Hemophagocytic Syndromes

Hemophagocytic lymphohistiocytosis (HLH) is a rare disorder of the immune system primarily affecting young infants and children, although it can develop for the first time at any age.

According to a large, population-based study published in Sweden, it was estimated to occur in 1.2 cases per million children, which corresponds to 1 in 50,000 births.  However, this number may be higher, as there are probably many patients today who are not diagnosed.  For the autosomal-recessive forms of HLH (FHL), there is believed to be an equal number of males and females diagnosed with this disease.  In addition, there are two known X-linked forms of FHL, affecting only males.

HLH involves over-production and activation of normal infection-fighting cells called histiocytes and T cells.  In contrast, often NK cell function is decreased. NK cells are known as 'natural killer' cells because they kill virally infected cells and detect/control early signs of cancer, so in HLH, the NK cell function is impaired. Decreased NK function is related to the consequence of genetic mutations which cause HLH.  HLH is often referred to as either the “primary” form which is hereditary, or the “secondary” form associated with infections, viruses, autoimmune diseases, and malignancies (or cancers). Learn more about NK cells and HLH in this medical article.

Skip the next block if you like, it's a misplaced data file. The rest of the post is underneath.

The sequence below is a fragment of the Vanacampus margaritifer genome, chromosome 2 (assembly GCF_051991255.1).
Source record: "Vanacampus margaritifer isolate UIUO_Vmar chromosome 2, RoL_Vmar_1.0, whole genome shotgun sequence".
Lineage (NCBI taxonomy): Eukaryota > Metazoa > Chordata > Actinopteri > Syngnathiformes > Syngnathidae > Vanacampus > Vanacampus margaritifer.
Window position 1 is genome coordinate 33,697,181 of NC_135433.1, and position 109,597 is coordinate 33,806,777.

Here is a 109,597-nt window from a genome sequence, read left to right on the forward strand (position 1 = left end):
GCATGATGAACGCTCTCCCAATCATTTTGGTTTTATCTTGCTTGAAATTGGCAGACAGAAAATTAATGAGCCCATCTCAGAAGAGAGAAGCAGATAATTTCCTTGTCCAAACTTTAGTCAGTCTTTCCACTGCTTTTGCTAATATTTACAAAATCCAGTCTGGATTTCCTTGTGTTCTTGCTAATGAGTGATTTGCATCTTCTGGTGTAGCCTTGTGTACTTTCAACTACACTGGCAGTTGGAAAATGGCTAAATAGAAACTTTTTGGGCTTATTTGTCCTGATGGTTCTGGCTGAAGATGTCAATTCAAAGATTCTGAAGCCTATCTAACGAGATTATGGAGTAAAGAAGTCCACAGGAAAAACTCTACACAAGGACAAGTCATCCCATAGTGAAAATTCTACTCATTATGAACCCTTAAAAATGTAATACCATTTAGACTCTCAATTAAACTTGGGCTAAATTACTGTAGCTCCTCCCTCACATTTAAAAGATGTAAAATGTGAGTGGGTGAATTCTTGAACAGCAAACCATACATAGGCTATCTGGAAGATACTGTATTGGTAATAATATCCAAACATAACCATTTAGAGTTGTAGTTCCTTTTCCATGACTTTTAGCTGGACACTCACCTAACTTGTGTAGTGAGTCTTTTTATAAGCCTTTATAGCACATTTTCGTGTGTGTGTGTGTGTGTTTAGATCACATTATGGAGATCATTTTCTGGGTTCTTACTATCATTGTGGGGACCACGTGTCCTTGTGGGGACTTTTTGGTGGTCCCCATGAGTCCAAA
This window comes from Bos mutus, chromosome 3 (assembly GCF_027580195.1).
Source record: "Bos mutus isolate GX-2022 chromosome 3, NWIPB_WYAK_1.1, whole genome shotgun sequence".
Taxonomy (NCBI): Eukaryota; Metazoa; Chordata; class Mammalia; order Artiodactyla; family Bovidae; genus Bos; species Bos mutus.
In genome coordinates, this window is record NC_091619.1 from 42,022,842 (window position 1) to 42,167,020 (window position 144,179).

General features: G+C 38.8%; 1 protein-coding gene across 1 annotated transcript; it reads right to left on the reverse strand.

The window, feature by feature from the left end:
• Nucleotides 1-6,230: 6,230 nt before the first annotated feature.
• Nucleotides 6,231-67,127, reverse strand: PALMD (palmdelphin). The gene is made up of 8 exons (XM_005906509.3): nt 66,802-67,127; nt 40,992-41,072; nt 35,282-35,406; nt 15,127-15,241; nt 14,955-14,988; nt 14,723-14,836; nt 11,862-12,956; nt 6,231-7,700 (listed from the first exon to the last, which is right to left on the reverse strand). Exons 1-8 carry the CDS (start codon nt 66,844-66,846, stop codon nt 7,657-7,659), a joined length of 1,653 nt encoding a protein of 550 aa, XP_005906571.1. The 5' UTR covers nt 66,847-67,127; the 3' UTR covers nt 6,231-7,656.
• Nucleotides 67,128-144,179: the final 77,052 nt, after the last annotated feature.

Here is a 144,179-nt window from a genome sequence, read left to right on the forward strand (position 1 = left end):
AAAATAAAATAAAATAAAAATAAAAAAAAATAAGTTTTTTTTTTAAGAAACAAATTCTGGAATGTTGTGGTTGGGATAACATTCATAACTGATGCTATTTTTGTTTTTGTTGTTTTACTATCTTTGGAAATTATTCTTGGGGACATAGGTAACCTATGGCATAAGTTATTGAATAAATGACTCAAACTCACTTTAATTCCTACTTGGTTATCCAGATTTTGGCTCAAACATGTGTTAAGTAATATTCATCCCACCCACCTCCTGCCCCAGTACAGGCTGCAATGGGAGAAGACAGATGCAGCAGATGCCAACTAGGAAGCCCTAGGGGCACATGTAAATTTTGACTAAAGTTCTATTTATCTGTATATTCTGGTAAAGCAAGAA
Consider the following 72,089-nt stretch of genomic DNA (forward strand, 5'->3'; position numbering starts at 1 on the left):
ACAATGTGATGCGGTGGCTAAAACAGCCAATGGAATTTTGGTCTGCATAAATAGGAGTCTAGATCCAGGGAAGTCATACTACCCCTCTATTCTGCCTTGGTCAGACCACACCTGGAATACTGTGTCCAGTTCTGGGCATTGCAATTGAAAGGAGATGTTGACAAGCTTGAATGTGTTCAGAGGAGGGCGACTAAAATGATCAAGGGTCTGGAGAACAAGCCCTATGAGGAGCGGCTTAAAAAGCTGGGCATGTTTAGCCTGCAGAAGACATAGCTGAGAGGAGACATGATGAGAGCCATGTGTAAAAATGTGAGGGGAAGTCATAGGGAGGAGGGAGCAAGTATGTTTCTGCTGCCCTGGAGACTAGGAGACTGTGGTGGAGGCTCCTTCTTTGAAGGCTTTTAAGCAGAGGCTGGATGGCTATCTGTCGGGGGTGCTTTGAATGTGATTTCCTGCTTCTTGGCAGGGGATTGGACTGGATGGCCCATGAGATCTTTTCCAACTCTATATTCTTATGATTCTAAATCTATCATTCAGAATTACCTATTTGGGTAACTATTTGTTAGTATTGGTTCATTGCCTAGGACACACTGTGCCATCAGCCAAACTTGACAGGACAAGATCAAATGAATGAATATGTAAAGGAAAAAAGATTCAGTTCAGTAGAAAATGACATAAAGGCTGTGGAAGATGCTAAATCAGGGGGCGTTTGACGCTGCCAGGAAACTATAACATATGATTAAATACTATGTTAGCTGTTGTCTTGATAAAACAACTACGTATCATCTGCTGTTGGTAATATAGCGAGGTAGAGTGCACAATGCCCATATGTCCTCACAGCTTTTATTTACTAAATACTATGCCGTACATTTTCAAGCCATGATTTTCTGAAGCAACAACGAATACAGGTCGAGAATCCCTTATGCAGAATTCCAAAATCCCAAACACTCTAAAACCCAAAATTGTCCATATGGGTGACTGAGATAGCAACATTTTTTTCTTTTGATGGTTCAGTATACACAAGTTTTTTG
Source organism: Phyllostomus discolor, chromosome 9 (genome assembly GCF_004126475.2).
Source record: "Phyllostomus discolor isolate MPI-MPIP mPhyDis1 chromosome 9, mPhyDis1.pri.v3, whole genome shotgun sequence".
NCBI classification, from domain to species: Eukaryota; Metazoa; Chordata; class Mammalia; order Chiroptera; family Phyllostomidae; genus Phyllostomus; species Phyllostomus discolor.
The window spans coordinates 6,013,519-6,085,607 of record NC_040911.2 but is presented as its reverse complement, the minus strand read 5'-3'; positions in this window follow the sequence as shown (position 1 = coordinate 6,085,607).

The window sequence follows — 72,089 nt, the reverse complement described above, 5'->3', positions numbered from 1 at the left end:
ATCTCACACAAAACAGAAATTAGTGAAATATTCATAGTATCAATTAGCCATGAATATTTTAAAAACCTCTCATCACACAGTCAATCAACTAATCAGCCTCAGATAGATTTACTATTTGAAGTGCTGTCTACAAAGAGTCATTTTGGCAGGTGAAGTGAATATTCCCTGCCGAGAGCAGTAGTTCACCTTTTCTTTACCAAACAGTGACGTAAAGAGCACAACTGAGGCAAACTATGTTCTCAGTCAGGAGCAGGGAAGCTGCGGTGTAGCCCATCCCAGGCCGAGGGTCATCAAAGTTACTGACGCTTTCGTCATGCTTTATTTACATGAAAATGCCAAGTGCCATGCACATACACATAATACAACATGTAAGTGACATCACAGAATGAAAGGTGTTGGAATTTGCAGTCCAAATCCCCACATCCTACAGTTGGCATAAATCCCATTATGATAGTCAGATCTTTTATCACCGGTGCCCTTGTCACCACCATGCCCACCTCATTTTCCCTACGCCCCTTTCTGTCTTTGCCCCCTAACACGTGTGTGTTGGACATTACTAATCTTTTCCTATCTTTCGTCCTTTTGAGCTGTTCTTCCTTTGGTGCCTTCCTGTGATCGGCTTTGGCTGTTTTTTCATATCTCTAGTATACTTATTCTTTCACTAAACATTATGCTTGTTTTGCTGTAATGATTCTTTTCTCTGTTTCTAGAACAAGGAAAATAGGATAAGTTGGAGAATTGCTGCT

In the primary form, also known as familial hemophagocytic lymphohistiocytosis (FHL or FHLH), defective genes are inherited from either both parents (autosomal recessive) or from the mother alone. Since 1999, five genes have been identified which correspond with five subtypes of autosomal recessive HLH. The genes are PRF1 (perforin), MUNC13-4, STX11 (Syntaxin), STXBP2, and RAB27A.  PRF1 encodes the protein (or toxin) normally involved in “killing” or eliminating abnormal immune cells. The proteins encoded by the other four genes facilitate the delivery of perforin to the cells which are to be killed.

While great progress has been made through research in recent years to define these genes, there remains a considerable proportion of FHL patients with as yet unknown underlying gene defects.